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In dreams

January 13, 2010

So my one a day run lasted not very many days until work descended. But it was fun work – on Sunday a fun thing for Total Film online, and on Monday playing the excellent, Lynch and Fincher-influenced Heavy Rain.
And after Heavy Rain I’m in the mood for some Lynch, so how about two of my favourite scenes of his. They’re from his two best films, Blue Velvet and Mulholland Dr (yes they are), and they’re connected in terms of ideas.

Lynch’s films often include scenes featuring sites of performance – mini-theatrical stages, spotlights, curtains. He seems fascinated by the aesthetics of stage, the craft of wood and material to manufacture a space for experience and expression. Think the Radiator Lady in Eraserhead, Merrick’s humiliation in Elephant Man, Julee Cruise’s incredible moment in Twin Peaks. And also think of Dean Stockwell miming to Roy Orbison in the glow of a lamp-lit microphone in Blue Velvet.
The scene is electric: Stockwell’s louche lounge act – frills, collar and pale, pale skin – and Hopper’s barely-suppressed malice, eased temporarily by miming, mantra-like, along with the mime. The fixation on performance (or, here, lack of it) recurs later, when Hopper watches Isabella Rossellini sing Blue Velvet onstage while rubbing a square of actual blue velvet cut from her gown – the performance reduced to a physical object (which ties in to what I was saying before about audiences reconceiving their relationship with films and by extension music in the wake of videos). Then there’s Mulholland Dr.

The Club Silencio sequence in Mulholland Dr is a contorted remake of the Stockwell scene. Again there’s Roy Orbison – the song is Crying, this time, only now it’s sung (or rather acted) by Rebekah Del Rio in Spanish translation. Again the scene is about mime, and as a consequence about authenticity and emotional investment in performance. I remember the first time I watched the film, in Sheffield in 2001, I felt distressed and almost cheated when Del Rio collapses. The combination of image and sound is so compelling and emotional it’s hard not to feel duped when the illusion is broken, even though the creepy dude with the moustache is telling you throughout that there is no band. I don’t attach any specific meaning to the scene (I think the great joy of Mulholland Dr is that is teases tangible meaning without ever surrendering it), although it’s probably significant that the revelation of Del Rio’s performance is the point at which the Hollywood Cinderella narrative that the film has followed unravels and twists into something darker.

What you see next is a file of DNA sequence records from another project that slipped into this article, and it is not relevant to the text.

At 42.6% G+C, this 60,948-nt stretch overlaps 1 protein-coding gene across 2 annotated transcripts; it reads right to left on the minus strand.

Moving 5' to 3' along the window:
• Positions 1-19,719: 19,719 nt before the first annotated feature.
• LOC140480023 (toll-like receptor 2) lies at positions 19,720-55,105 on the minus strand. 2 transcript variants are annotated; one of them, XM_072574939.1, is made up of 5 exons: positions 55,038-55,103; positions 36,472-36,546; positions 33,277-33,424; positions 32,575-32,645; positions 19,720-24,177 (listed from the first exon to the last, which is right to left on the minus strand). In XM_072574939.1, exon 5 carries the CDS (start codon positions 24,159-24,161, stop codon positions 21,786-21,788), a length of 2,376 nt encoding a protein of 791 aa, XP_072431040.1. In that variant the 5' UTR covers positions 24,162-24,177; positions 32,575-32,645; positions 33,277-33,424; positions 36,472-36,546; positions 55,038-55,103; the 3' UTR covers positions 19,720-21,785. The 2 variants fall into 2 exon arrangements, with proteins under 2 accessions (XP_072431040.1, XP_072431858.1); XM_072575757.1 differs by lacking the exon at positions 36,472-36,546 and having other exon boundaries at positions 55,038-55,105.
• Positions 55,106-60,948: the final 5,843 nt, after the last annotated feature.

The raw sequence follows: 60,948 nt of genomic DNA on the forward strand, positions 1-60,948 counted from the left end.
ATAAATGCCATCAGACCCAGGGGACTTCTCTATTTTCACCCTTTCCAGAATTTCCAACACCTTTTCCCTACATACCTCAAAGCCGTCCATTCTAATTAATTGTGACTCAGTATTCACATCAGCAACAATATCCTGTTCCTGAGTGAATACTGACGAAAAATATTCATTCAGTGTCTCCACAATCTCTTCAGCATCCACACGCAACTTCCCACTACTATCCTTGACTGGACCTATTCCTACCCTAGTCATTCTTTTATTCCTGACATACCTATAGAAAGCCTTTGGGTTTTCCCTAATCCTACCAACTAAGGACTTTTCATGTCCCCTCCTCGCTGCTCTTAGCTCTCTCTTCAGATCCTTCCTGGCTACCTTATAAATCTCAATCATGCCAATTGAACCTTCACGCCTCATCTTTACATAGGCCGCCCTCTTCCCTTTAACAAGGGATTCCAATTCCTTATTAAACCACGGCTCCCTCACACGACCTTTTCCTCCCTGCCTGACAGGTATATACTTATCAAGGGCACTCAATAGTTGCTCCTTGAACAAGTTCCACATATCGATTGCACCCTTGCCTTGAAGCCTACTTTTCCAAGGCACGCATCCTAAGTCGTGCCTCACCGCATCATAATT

One last thing – after Twin Peaks Lynch did a TV series called Hotel Room for HBO. The show itself isn’t brilliant – each of the three existing episodes features a standalone drama in a hotel suite. But I’ve always thought the show’s introductory credit sequence, narrated by Lynch, is fantastic. He sets up the hotel room as one of these sites of performance, a space for things to unfold and for stories to be told. It’s really effective. Shame the stories themselves didn’t quite deliver. Ach – the youtube link’s been deleted, so you’ll have to make do with the word themselves. Imagine Lynch saying this to images of Manhattan building works from the 1930s:

“For a millennium the space for the hotel room existed – undefined. Mankind captured it and gave it shape and passed through. And sometimes when passing through, brushing up against the secret names of truth.”EDIT: Youtube link is currently back up.


One Comment leave one →
  1. January 13, 2010 6:49 pm

    Does the strange rabbit soap opera count as one of those sites too? It's one of my favourite things in Inland Empire, which is a film of quite good bits and not-very-compelling connective tissue.

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